Study of escaping electron dynamics and applications from high-power laser-plasma interactions

  • Dean Rusby

Student thesis: Doctoral Thesis

Abstract

In recent years, high intensity laser-matter interactions (> 1018 W/cm2) have been shown to produce bright, compact sources of many different particles. These include x-rays, neutrons, protons and electrons, which can be used in applications such as x-ray and electron radiography. The potential use of these sources for industrial applications is promising. However, the scalability and tuning of the sources needs to be understood at a fundamental level. This thesis reports on three aspects of the development and application of these sources; the first two discuss applications of laser-plasma interactions. Firstly, the generation, characterisation and tunability of high-energy x-rays (= 200 keV) produced by the hot-electrons generated inside a solid target for the application of x-ray radiography. The characterisation of the x-ray source is conducted using a novel scintillator based absorption spectrometer. This source of x-rays was then used to radiograph a high density test object. Secondly, a novel technique of x-ray backscatter is investigated numerically and demonstrated experimentally for the first time on a laser facility. This uses the high energy electrons generated via wakefield acceleration to probe deeper into materials than traditional backscatter techniques. Finally, an investigation is reported examining the fundamental dynamics of electrons escaping from solid targets under different irradiation conditions. Experimentally, the number of escaping electrons was shown to maximise for certain laser illumination conditions; this was also explored using PIC simulations. The new results discussed in these three sections produce important new understanding of laser-driven x-ray generation and its application to penetrative probing and imaging for possible future industrial applications as well as the understanding of escaping electron dynamics.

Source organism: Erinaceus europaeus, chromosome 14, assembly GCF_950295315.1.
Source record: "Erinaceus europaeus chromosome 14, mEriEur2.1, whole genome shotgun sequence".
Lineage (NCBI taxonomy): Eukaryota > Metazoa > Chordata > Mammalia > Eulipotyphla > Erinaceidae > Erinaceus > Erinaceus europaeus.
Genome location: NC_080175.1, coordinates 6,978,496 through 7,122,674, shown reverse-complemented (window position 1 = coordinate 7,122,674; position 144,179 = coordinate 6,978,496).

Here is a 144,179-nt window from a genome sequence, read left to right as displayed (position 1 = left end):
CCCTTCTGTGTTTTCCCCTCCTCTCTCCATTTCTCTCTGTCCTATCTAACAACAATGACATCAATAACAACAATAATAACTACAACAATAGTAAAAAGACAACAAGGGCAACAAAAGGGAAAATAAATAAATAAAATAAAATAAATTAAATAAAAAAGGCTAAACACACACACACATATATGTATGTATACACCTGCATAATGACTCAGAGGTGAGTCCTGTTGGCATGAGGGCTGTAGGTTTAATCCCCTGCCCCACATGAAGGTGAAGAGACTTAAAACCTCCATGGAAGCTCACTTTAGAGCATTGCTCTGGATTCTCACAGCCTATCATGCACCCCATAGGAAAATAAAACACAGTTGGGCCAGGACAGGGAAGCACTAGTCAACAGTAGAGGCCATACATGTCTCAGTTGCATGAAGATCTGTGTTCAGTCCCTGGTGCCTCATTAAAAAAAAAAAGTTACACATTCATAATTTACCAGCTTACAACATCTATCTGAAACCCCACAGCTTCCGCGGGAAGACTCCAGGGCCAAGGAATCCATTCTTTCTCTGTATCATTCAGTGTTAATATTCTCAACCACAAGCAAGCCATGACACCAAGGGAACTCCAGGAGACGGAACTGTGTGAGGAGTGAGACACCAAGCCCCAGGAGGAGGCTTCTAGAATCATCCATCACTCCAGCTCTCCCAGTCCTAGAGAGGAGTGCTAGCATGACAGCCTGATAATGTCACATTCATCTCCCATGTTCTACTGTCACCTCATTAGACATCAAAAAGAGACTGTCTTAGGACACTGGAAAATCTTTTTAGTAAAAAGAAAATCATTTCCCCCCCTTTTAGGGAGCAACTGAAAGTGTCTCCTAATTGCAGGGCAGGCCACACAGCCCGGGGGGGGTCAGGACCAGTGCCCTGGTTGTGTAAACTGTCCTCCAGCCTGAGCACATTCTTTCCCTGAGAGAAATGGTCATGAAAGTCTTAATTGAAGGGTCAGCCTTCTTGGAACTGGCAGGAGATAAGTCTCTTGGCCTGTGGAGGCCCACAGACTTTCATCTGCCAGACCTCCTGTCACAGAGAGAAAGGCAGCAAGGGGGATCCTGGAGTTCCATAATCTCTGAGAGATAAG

Date of Award1 Oct 2016
LanguageEnglish
Awarding Institution
  • University Of Strathclyde
SponsorsSTFC Science and Technology Facilities Council & University of Strathclyde
SupervisorPaul McKenna (Supervisor) & Dino Jaroszynski (Supervisor)

Cite this